The ‘Problem’ Employee
We see many clients seeking help with a ‘problem’ staff member. The employee is either unproductive, undisciplined, or doesn’t fit the culture and values of the organisation. In the South African Labour Law context managing such an employee can be a challenging process.
Studies have shown that the true cost of a disengaged employee far exceeds the obvious and quantifiable financial cost. Quite simply, one bad egg spoils the batch! The effect of a problem employee on the general morale and productivity of other workers is damaging. Employee disengagement is infectious. Even a single employee not pulling his/her weight puts pressure on other employees to fill the gaps, leading to resentment and burnout.
So What Can (& Should) Be Done?
If you have a ‘problem’ employee it is valuable to consider all the dynamics surrounding the problem. When clients seek advice on how to deal with so called difficult personalities, I start by asking the question; “what is the actual problem?” In many cases the person is not the problem, the problem is the problem. For example, I have seen employees become the problematic in response to poor leadership or other systemic issues within the workplace.
Once the problem has been identified, a solution can be found and the interpersonal relationships and staff morale can be restored. Identifying the actual problem can be tricky though; by the time clients come to us, they are frustrated and concerned about the health of their business and team. They have designated the person as the problem and are fixated on the correctness of their designation, reluctant to see other possibilities. This is a risky position to hold; if the person is not the true problem and the person leaves , within a short space of time, someone else will show up in the role of ‘problem employee’.
“The person is not the problem-the problem is the problem”
What’s the problem?
- Failure to delegate: when managers are unable or unwilling to delegate, employees are left feeling mistrusted and frustrated. This is a two-fold problem; firstly employees feel as though they are not trusted enough to handle tasks, and secondly their manager becomes so busy (doing their work) that there is no time for constructive leadership. Connection is lost between the leader and the team. A good leader delegates well and checks in regularly with the team, knowing that their morale improves when they accomplish tasks.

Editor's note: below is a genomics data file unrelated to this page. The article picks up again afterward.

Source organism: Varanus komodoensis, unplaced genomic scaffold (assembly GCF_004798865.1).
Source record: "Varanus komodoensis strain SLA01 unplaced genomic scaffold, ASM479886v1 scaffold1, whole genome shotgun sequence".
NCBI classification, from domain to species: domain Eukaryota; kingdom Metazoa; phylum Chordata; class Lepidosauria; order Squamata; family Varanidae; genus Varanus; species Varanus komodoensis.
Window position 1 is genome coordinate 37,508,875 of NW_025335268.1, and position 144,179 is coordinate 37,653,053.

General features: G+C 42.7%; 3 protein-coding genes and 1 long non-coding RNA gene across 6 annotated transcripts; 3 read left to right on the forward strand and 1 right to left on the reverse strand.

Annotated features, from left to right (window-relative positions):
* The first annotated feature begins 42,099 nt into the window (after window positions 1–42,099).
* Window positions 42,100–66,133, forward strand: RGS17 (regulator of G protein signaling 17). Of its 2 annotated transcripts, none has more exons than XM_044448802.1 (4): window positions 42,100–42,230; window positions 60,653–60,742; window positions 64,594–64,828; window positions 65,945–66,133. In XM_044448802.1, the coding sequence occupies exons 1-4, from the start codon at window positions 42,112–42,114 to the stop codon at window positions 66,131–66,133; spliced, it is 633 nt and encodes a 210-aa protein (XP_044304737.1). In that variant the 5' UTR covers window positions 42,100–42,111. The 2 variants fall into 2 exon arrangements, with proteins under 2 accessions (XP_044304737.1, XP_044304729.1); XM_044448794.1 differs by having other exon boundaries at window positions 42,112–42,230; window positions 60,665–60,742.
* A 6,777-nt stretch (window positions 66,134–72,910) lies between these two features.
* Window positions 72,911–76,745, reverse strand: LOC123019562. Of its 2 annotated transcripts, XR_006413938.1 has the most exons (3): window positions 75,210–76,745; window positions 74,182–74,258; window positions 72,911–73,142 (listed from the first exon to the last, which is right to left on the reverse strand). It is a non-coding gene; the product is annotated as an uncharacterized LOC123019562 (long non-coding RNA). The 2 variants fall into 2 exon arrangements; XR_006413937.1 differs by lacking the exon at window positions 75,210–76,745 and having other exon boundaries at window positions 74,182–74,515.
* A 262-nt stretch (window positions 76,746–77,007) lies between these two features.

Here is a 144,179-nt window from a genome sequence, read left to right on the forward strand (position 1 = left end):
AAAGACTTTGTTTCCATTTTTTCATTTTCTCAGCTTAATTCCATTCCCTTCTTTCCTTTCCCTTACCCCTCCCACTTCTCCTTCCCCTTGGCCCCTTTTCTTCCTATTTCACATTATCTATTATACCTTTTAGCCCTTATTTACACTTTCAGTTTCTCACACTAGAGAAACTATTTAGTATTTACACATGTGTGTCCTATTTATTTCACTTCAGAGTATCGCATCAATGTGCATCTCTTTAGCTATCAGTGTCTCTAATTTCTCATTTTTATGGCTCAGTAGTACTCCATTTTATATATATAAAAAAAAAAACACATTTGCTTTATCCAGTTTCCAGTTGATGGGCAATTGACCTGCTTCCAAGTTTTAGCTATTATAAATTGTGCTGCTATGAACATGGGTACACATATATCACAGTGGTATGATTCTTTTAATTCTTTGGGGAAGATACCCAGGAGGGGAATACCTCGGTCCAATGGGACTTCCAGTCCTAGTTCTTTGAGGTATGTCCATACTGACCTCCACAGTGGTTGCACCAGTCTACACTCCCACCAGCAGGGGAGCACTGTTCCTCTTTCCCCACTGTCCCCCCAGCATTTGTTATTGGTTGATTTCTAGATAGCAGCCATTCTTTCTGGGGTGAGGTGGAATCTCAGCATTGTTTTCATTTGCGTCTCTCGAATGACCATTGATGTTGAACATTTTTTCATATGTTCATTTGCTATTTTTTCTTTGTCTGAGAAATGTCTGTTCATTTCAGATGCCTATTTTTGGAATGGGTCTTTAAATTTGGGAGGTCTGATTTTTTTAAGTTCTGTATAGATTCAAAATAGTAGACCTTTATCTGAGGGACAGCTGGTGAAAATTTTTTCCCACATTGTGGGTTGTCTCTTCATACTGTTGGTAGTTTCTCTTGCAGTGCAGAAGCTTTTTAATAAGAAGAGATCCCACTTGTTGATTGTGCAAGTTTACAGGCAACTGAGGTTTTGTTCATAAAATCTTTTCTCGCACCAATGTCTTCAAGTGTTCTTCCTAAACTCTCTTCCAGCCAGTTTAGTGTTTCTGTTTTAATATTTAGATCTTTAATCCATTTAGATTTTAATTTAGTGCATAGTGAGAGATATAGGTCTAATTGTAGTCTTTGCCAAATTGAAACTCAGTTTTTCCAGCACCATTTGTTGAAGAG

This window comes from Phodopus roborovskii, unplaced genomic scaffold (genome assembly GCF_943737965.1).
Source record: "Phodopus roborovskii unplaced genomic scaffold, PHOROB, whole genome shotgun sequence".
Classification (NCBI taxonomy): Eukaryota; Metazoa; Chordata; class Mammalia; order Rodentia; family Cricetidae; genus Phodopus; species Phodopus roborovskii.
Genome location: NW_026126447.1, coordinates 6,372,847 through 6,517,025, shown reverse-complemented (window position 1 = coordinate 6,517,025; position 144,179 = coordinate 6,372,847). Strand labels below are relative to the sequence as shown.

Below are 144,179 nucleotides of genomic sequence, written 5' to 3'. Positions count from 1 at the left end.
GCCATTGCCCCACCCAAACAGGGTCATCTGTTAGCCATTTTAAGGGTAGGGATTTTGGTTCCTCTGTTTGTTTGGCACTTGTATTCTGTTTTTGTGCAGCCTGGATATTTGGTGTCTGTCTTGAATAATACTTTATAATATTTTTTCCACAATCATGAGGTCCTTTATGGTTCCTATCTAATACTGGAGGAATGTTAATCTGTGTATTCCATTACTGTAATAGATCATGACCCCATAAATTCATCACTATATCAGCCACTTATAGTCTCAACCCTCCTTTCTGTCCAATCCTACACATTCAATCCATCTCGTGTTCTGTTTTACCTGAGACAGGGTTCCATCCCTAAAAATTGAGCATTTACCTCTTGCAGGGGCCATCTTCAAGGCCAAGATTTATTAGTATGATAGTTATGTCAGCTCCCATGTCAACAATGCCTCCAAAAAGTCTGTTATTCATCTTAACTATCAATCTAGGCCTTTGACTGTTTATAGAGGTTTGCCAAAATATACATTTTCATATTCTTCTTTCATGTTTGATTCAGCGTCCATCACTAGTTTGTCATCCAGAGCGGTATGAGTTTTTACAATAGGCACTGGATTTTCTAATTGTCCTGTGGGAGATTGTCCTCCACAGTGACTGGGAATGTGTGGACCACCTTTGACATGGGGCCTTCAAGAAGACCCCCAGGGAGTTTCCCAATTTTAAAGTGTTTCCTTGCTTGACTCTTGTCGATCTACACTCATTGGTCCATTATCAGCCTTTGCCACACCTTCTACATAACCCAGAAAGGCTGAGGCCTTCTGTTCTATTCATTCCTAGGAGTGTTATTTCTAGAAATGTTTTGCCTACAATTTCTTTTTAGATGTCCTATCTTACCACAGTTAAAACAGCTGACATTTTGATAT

- Overcompensating and enabling behaviour within a team: when employees have poor boundaries within a team and cannot say no, they will often take on the work of lower performing team members. Over time this leads to resentment and stress in the ‘good’ employee, who may even become ill as a result of burnout. Moreover, the lower performing employee is allowed to get away with the poor performance. Other team members observe the pattern and themselves become infected by the resentment. A leader who is aware of these dynamics in the team will nip it in the bud quickly and support healthy boundaries between team members.
- More insidiously, unchecked discrimination (gender, race, religion, sexual orientation) within a team lead to people feel excluded and ultimately disengaged. Leaders must have sensitivity towards all the biases that may show up in the team and be equipped to address them swiftly.
- Unscrupulous leadership: I have seen situations where a problem employee has been labelled as such owing to their refusal to accept the leadership of a manager who displays underhanded or dishonest behaviours. These may not even be large scale corruption, yet the impact is as severe. Even seemingly minor transgressions such as submitting embellished expense claims will leave a bitter taste and cause disengagement within a team. This is an area that needs immediate and swift intervention.
The Importance of Distance
By the time frustrations have piqued and morale has plummeted, it is difficult to step back and take an objective view of the situation. Here the services of a consultant or coach are valuable. A coach holds the space that the client knows their business best yet in the moment, cannot see all that needs to be seen. By asking the right questions the coach is able to support the client to see other possibilities and solutions. In this way the coach empowers the client to identify the real problem, and the best possible solutions.
What if the person IS the problem?
There are of course times when the person is the problem. By exploring all the other possible options first, the coach and the client can be sure that the course of action to be taken is the correct one and should disciplinary procedures be invoked, there will be no backlash.
crAzy™ always wins pty ltd
At crAzy™ always wins we take a systemic view of any problem that is brought to us. Out coaches and consultants are highly skilled in the art of objectively assessing & analysing a business, its dynamics and interactions and providing insight, processes and strategies to create maximum effectiveness within a business. Whether it is a Human Resources, Labour Relations, Sales & Marketing, Business Growth or Strategy related conundrum, our systems approach allows us to design a comprehensive solution that will not only provide a return on your investment in the short term, but will be sustainable in the long term. Our coaches provide high quality leadership coaching as well as group & team coaching to restore motivation and productivity.
Do you have a “problem”? Call the crAzy™ crew today, the problem may not be what you think it is!